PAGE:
A swiss excursion in minimal design


Visited a couple of Swiss buildings recently which motivated some thoughts on minimal Design.  Corbusier designed a lovely lakeside ‘Petite Maison’ for his parents near Vevey, Switzerland. It was built in 1923, to minimal principles (although its appearance is complexified by later cladding).  The architectural composition is linear along the lake shore with views to the lake  and mountains from most rooms. Simple garden spaces (with trees now much reduced) border the lake with vineyards behind and a living roof. Corbusier wrote a book, illustrated with photographs and graphics in 1954, Une Petite Maisonwhich in still in print and describes the villa with great affection.

Just along the lake there is another design tour de force from 1964 by Max Bill who was one of the architects for the Swiss national exhibition in Lausanne, complete with its monorail. Max Bills’ designs, minus exhibits and monorail, now form the Theatre Vidy.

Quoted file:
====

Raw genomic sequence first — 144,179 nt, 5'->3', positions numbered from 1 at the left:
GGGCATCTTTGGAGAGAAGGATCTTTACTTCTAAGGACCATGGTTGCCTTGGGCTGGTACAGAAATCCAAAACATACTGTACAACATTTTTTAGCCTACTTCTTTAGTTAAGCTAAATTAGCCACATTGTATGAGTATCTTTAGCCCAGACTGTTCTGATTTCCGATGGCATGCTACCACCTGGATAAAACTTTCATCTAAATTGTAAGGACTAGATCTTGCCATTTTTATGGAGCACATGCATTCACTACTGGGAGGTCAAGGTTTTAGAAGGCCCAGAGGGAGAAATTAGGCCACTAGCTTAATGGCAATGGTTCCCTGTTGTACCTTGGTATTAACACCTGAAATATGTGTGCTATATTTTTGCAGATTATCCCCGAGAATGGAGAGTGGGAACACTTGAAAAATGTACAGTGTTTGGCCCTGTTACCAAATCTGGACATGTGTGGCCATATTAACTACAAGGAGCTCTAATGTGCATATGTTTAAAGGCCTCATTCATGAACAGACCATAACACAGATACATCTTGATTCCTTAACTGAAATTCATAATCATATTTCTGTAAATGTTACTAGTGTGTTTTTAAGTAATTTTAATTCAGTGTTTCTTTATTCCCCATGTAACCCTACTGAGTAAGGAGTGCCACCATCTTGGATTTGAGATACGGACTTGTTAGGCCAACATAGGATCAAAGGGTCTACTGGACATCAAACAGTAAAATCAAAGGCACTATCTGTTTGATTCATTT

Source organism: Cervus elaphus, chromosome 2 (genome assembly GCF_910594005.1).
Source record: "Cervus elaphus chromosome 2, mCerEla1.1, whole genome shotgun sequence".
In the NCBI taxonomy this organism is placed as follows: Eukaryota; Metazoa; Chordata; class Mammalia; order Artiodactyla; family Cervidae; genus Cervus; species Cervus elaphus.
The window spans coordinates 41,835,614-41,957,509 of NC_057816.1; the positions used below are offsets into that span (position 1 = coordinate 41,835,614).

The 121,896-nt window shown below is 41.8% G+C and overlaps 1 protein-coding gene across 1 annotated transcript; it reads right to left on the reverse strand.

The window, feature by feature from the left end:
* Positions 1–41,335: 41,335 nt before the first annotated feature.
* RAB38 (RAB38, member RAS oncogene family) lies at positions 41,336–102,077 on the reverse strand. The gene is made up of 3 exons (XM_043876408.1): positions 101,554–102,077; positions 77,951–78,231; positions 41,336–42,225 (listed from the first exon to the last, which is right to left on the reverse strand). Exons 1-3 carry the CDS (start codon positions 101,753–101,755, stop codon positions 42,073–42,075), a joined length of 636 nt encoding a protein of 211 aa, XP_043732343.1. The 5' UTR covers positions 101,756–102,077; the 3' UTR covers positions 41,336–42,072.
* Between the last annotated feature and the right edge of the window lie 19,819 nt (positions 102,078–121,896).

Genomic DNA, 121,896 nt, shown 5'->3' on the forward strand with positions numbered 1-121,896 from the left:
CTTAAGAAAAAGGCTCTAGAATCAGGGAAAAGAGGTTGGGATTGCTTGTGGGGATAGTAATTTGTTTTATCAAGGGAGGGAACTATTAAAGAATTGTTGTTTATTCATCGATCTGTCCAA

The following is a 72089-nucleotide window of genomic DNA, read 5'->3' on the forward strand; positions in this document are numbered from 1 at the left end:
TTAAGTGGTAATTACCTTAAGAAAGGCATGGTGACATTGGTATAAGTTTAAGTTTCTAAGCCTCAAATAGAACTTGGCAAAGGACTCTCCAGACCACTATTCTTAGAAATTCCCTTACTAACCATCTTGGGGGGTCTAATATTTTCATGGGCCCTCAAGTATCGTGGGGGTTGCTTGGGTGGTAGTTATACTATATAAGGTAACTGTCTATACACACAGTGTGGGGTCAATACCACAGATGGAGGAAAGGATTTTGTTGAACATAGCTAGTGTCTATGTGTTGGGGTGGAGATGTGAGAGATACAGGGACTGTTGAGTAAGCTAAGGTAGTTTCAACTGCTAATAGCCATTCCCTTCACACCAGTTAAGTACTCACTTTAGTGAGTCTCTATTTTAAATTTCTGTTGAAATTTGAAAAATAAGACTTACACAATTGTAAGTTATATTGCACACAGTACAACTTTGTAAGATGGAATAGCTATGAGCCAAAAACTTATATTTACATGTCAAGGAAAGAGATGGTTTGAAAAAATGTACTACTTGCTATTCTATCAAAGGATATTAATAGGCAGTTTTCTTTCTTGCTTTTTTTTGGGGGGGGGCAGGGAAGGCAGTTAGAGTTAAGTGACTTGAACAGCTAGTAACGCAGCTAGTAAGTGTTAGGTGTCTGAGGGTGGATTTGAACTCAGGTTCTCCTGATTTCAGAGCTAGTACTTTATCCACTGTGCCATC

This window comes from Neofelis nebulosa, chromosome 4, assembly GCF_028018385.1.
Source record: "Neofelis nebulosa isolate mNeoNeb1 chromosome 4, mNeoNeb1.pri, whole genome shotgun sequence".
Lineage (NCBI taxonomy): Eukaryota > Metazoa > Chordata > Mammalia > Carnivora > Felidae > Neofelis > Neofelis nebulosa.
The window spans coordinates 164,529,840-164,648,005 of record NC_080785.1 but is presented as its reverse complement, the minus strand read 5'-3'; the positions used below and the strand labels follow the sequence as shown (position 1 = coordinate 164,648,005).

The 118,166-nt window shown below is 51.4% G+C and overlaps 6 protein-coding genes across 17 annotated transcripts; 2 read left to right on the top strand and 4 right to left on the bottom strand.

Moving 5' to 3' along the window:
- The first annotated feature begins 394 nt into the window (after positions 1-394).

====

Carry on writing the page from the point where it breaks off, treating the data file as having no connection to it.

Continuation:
Max Bill, inspired by Le Corbusier, studied at the Bauhaus in the 1920’s. He was instrumental in developing the design school at Ulm in the 1950’s  intellectually, creatively, and physically as its architect. In this Bauhaus centenary year, Ulm and Max Bill represent strong links to the present, with the multidisciplinary and minimal nature of his work inspiring designers such as Dieter Rams and onwards to Jonathan Ives.

Picture references: courtyard and monorail







Leave a Reply

Your email address will not be published. Required fields are marked *